Elizabeth Thornberry

Elizabeth Thornberry

Assistant Professor

Gilman 338E
On Leave Fall 2018 & Spring 2019
thornberry@jhu.edu

I am a historian of South Africa, with research and teaching interests in the history of gender, sexuality, empire, and law in Southern Africa and across the continent. My first book, Colonizing Consent: Rape and Governance in South Africa’s Eastern Cape, is both a social history of sexual violence and an examination of the deep links between sexual and political authority in the Eastern Cape region, from the late precolonial period through the triumph of segregationism. The book draws on records of more than a thousand court cases, from criminal, civil, customary, and ecclesiastical courts. I read court records as sites of vernacular debates about political legitimacy during the period of colonization, and show how competing political ideologies confronted each other on the terrain of female sexuality—with, too often, devastating consequences for women themselves.

I am currently writing my second book, provisionally titled Imagining African Law: Black Intellectuals and the Politics of Custom in South Africa, 1880-1927. This project traces debates over the meaning of “native law and custom” among a range of black intellectuals in South Africa in the decades leading up to the passage of the Native Administration Act. My research for this project seeks to recuperate a lost set of imagined futures for customary law, and in doing so, to intervene in contemporary debates over the place of customary law in the post-apartheid era. As in my first project, I am particularly interested in questions of gender and sexuality, which have long been central to debates over custom in South Africa.

My research has been supported by the Fulbright Institute of International Education, the American Council of Learned Societies, and the Shelby Cullom Davis Center at Princeton University. Before coming to Johns Hopkins, I taught at Hobart and William Smith Colleges in Geneva, NY.

I welcome applications from potential graduate students in modern African history, and from those with interests in transnational histories of law, gender, sexuality, and empire.

 

I have recently completed the manuscript for my first book, Colonizing Consent: Rape and Governance in South Africa’s Eastern Cape, 1820-1927. The book narrates the intertwined histories of sexual violence and popular politics during the period of colonization. In the book, I explore the ways in which sexual consent and political consent helped to constitute each other across a range of ideologies, including precolonial theories of customary rule, missionary Christianity, imperial liberalism, and racial nationalism.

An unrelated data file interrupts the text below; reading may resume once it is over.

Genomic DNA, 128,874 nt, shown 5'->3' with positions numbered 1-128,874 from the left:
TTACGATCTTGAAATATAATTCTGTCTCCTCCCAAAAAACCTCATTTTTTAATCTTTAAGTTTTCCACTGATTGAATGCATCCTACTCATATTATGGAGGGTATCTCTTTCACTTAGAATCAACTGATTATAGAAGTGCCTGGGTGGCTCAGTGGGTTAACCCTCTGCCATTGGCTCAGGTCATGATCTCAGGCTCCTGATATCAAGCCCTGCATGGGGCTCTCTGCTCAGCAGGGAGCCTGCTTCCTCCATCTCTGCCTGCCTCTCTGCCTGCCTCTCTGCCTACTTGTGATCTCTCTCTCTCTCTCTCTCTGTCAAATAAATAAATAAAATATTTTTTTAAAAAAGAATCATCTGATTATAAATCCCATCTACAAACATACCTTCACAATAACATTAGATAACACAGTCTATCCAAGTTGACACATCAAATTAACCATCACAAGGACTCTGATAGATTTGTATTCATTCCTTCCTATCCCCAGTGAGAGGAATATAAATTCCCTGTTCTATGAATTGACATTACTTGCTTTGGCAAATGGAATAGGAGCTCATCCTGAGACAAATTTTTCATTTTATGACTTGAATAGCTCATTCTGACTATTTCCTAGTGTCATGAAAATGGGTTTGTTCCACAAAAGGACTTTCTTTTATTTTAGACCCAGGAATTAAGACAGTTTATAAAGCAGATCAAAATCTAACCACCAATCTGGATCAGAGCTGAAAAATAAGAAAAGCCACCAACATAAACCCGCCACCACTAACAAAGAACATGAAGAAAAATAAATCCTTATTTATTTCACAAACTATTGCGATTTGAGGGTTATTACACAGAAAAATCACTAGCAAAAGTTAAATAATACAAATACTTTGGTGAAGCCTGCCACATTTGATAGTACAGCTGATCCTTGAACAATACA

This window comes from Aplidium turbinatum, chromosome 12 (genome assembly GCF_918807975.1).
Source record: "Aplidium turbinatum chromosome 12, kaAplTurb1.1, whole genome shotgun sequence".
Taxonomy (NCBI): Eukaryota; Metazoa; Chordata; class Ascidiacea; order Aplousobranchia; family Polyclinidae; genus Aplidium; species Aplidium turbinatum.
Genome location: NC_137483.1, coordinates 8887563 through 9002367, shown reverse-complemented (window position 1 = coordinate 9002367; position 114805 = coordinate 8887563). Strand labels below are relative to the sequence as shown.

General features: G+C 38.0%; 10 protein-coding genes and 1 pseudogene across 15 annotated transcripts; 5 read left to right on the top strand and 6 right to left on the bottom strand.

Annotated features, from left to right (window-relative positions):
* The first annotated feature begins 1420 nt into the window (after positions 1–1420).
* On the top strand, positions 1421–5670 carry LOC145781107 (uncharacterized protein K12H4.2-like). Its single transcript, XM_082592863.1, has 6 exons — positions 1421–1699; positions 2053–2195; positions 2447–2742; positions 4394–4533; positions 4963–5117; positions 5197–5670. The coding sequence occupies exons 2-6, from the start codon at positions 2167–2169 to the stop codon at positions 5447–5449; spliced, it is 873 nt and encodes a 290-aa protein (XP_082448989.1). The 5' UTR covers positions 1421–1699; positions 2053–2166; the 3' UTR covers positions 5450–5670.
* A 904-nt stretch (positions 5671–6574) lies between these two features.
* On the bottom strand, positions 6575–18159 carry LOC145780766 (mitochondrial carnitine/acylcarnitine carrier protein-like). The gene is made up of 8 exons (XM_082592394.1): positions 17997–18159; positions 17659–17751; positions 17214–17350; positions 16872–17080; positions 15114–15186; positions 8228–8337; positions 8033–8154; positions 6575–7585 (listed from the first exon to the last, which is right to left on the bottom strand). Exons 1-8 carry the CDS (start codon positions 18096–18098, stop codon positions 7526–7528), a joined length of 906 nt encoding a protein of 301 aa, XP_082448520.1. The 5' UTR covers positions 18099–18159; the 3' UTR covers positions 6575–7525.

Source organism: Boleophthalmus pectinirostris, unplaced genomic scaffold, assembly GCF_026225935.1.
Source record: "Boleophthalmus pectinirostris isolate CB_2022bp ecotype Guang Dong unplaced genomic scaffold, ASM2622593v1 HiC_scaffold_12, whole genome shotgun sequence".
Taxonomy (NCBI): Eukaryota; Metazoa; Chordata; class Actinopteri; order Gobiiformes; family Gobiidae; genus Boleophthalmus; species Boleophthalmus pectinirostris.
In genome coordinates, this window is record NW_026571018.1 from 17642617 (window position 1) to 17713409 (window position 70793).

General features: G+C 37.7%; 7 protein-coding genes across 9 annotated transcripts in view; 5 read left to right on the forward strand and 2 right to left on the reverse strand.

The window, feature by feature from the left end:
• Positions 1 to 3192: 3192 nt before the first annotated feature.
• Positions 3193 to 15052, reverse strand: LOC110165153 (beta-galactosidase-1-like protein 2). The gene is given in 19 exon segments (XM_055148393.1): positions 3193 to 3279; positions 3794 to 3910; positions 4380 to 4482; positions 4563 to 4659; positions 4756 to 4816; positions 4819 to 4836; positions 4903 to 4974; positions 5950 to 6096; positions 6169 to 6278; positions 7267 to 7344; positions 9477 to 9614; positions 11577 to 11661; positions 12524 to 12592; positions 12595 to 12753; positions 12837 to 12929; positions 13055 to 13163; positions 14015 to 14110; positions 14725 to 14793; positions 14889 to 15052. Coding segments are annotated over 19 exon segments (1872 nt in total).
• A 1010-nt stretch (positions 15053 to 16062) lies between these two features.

My current research project is a history of customary law in South Africa during the decade following the South African War (1902-1912). During this period, as the four separate colonies prepared to merge into the Union of South Africa, the place of customary law in the white-ruled state emerged as a crucial problem for colonial administrators and African intellectuals alike. My research investigates local debates over the implementation of customary law by the colonial state, seeking to show how the regime of customary law that emerged from this period was shaped by debates within African communities as much as by theories of paternalism and segregation.

Although my research focuses primarily on South Africa, one of my primary intellectual commitments is in situating South African history within the history of the African continent. I maintain an ongoing interest in comparative and transnational research in gender, sexuality, empire, and law across the continent.

Courses currently taught include:

Graduate: South African History and Historiography, Historiography of Law and Empire

Undergraduate: History of Africa (from 1880), Race and Power in Modern South Africa, Law and Custom in Colonial Africa

“Rape, Race, and Respectability in a South African Port City: East London, 1870-1927,” Journal of Urban History (September 2016).

“Ukuthwala, Forced Marriage, and the Idea of Custom in South Africa’s Eastern Cape,” in Anne Bunting, Benjamin Lawrance, and Richard Roberts, eds. Marriage by Force? Contestation Over Consent and Coercion, Ohio University Press (2016).

“Virginity Testing, History, and the Nostalgia for Custom in Contemporary South Africa,” African Studies Review 58:3 (December 2015), 129-148.

“Punishing ‘Crime’ in the Eastern Cape: Sexual Violence ca. 1835-1902,” Journal of Southern African Studies 37:3 (September 2011), 415-430.

“Sex, Violence, and Family in South Africa’s Eastern Cape,” in Emily Burrill, Richard Roberts, and Elizabeth Thornberry, eds., Domestic Violence and the Law in Colonial and Postcolonial Africa, Ohio University Press (2010).